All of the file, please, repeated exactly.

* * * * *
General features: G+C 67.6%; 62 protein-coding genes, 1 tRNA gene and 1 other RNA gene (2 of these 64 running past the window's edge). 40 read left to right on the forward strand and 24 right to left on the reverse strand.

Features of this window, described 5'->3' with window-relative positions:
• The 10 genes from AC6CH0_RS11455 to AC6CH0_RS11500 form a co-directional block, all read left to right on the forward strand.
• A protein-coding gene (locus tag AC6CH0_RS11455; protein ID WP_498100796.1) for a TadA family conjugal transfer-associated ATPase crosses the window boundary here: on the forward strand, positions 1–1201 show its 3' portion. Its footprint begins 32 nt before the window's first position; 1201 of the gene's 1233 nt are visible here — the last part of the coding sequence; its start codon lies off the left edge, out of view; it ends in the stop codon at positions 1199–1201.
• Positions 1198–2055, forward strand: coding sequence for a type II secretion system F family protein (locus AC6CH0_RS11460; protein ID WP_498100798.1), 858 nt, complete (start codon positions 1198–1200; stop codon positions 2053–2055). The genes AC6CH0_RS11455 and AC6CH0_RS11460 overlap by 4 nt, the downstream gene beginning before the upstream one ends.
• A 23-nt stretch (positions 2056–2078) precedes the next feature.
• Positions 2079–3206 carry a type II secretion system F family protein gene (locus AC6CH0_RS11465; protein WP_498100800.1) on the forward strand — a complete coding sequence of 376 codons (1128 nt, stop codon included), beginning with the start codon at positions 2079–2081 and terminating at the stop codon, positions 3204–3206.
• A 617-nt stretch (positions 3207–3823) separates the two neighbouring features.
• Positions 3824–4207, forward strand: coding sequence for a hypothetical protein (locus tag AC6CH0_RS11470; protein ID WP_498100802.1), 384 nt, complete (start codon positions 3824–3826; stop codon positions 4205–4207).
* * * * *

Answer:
General features: G+C 67.6%; 62 protein-coding genes, 1 tRNA gene and 1 other RNA gene (2 of these 64 running past the window's edge). 40 read left to right on the forward strand and 24 right to left on the reverse strand.

Features of this window, described 5'->3' with window-relative positions:
• The 10 genes from AC6CH0_RS11455 to AC6CH0_RS11500 form a co-directional block, all read left to right on the forward strand.
• A protein-coding gene (locus tag AC6CH0_RS11455; protein ID WP_498100796.1) for a TadA family conjugal transfer-associated ATPase crosses the window boundary here: on the forward strand, positions 1–1201 show its 3' portion. Its footprint begins 32 nt before the window's first position; 1201 of the gene's 1233 nt are visible here — the last part of the coding sequence; its start codon lies off the left edge, out of view; it ends in the stop codon at positions 1199–1201.
• Positions 1198–2055, forward strand: coding sequence for a type II secretion system F family protein (locus AC6CH0_RS11460; protein ID WP_498100798.1), 858 nt, complete (start codon positions 1198–1200; stop codon positions 2053–2055). The genes AC6CH0_RS11455 and AC6CH0_RS11460 overlap by 4 nt, the downstream gene beginning before the upstream one ends.
• A 23-nt stretch (positions 2056–2078) precedes the next feature.
• Positions 2079–3206 carry a type II secretion system F family protein gene (locus AC6CH0_RS11465; protein WP_498100800.1) on the forward strand — a complete coding sequence of 376 codons (1128 nt, stop codon included), beginning with the start codon at positions 2079–2081 and terminating at the stop codon, positions 3204–3206.
• A 617-nt stretch (positions 3207–3823) separates the two neighbouring features.
• Positions 3824–4207, forward strand: coding sequence for a hypothetical protein (locus tag AC6CH0_RS11470; protein ID WP_498100802.1), 384 nt, complete (start codon positions 3824–3826; stop codon positions 4205–4207).